The bottom line here is that the professor is telling us he does not know how the bat virus got into humans. And his use of the word “we” means that he is speaking for the entire scientific community when he says, “We don’t completely understand…”
But my friend, the frontline member of the medical community, and everyone else I spoke to about this is of the opinion we got here from people eating bats. And the KGW8 correspondent also wanted to discuss this, which leads us to the next line of questions answered by Stedman:
QUESTION: What might have been one of the chain of events that went from bat to human? What happened in between?
STEDMAN: Great question. We don’t know. But again, if you look at these sequences and you think about these wet markets in China, where you have a lot of live animals that are for sale, some of them legally, some of them less legally, that appears to be at least where this particular coronavirus, which is infecting us now and is causing these epidemics, that’s where there’s a big focus of this particular virus. So, probably what happened, is there were some wild animals in that market that were infected by a bat virus originally. How, you may ask, how does a bat virus end up in some of these animals in a wet market? What we think happened, again this is projection, but given the molecular detective work that a lot of people have been doing, not me, but lots of other people have been doing, it looks as if this particular virus probably came out of a bat, and the way things come out of bats is usually in their guano [excrement of seabirds and bats], so, and coronaviruses in bats are mostly intestinal viruses, they’re not respiratory viruses, quite why that is is not entirely clear, but it probably came out in the bat guano, and then some other animal either ate that guano, was exposed to it somehow, that then ended up in the wet market. It might have been pangolins, and you might have heard of the pangolins before.
QUESTION: I think not many people are familiar. Can you explain what a pangolin is?
STEDMAN: A pangolin is kind of a cross between an ant-eater and an armadillo…It turns out as I mentioned that the virus infecting us is very similar to bat viruses in almost all of its genes, but there’s a small part in the virus genes that’s infecting us that looks more like a pangolin virus than it does like a bat virus.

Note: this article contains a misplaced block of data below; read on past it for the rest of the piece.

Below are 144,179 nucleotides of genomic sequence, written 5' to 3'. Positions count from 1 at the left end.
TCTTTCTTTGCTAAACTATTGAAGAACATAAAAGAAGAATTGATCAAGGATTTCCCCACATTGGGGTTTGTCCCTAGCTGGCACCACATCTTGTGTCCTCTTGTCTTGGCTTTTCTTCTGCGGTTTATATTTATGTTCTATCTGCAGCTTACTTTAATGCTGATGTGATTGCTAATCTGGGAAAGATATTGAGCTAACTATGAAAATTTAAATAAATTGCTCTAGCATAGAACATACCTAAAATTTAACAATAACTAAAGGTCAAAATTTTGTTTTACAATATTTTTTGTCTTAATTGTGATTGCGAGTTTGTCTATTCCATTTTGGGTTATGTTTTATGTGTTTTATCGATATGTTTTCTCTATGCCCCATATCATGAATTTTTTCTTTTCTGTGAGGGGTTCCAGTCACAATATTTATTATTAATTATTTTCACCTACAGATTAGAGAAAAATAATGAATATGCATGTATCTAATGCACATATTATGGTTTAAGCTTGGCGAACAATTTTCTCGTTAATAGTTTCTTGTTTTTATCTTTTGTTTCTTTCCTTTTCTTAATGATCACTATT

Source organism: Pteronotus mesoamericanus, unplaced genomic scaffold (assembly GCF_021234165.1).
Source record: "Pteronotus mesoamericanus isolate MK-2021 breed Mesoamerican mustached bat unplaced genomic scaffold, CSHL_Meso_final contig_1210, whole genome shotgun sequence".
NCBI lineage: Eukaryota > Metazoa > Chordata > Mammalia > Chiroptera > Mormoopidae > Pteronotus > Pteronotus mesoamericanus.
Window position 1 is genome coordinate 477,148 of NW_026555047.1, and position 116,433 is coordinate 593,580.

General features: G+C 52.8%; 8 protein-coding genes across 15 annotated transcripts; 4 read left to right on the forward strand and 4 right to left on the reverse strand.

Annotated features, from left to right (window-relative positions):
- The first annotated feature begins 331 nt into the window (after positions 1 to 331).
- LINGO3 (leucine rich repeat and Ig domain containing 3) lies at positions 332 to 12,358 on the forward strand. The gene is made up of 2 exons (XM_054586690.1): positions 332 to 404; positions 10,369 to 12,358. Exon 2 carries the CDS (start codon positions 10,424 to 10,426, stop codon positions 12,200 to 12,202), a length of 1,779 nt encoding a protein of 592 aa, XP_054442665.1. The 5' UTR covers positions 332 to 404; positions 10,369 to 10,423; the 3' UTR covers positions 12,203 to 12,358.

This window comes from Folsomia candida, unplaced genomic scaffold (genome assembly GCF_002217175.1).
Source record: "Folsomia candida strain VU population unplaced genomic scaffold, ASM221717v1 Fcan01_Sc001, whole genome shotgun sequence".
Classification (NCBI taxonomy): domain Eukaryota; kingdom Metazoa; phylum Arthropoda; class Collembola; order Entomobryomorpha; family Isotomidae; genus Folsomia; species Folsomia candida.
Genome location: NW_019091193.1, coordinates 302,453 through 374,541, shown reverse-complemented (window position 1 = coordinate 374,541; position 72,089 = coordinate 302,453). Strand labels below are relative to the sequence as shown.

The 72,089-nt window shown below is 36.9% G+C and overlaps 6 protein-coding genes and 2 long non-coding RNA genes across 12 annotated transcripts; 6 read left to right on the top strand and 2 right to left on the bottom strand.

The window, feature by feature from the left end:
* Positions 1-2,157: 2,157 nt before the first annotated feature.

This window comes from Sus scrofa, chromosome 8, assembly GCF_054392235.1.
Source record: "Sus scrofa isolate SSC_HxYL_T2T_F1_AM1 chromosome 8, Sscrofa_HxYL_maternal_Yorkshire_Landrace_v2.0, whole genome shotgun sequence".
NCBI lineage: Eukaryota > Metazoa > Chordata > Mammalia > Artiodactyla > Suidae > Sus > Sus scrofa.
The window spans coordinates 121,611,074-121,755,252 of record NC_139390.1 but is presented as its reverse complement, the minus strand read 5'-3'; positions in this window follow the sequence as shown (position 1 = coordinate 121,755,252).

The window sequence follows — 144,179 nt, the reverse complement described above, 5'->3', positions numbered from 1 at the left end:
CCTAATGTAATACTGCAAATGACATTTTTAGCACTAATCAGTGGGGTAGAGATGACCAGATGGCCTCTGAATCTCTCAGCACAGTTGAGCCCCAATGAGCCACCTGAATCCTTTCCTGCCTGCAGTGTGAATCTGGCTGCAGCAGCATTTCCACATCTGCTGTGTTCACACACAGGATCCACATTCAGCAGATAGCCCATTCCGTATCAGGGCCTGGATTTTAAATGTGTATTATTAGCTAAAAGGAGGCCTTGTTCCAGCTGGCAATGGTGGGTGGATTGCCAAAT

QUESTION: Oh, interesting. So then they’ve intermingled perhaps. So we’ve got the bat and the pangolin and this new virus that has morphed and is passed to humans if they, what, eat the pangolin? How does that happen?
STEDMAN: Presumably. Again, great point. Probably there was this interaction that took place, we call it recombination in the virus world. That probably would have happened in the pangolin or some other animal. In the case of SARS, back in 2003, it was probably pretty clearly a civet cat, where this happened. And again, this is recombination that happened between the different viruses. But then, after that, it’s in this particular animal, then it has to transfer somehow to humans. How did that happen? Probably not by being eaten. That’s kind of unlikely. Somehow it’s ended up in our lungs. Clearly now, this particular coronavirus, and all coronaviruses in humans, are really mostly spread through respiratory tract, sneezing, coughing, etc. So, maybe the pangolin sneezed or there’s just lot of aerosol. All of these markets in China are incredibly packed, everything’s very, very close together, all the animals are packed, cages stacked on top of each other. So it could be some kind of fecal matter or aerosol droplets from the animals then spread to people in the market and then from there, spread then to other people.
Professor Stedman confirms the FDA statement that the medical community does not believe Covid-19 was transmitted by humans eating infected foods. He says, “That’s kind of unlikely.”
Then he theorizes that the virus could have spread from “animal fecal matter or aerosol droplets.” But the USDA just told us yesterday that, “There is no evidence to suggest that any animals…can spread Covid-19 infection to people.” Hence, the headline of my report is true: The USDA has officially denied the wet market theory of Covid-19 transmission to humans.
So, if the USDA is correct – that there is no evidence animals can infect people – and if the FDA is correct – that Covid-19 is not a foodborne illness – and Professor Stedman is correct – that the scientific community admittedly does not understand how the bat virus, mutated by pangolins, infected humans – then the word “lab” should be on the table, right?
The Wuhan Institute of Virology has been studying coronaviruses in bats for a long time…in their lab…in Wuhan. It’s about time the scientific community put that lab under the microscope.
Written and researched by Ren Jander
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Sharon Rondeau has operated The Post & Email since April 2010, focusing on the Obama birth certificate investigation and other government corruption news. She has reported prolifically on constitutional violations within Tennessee’s prison and judicial systems.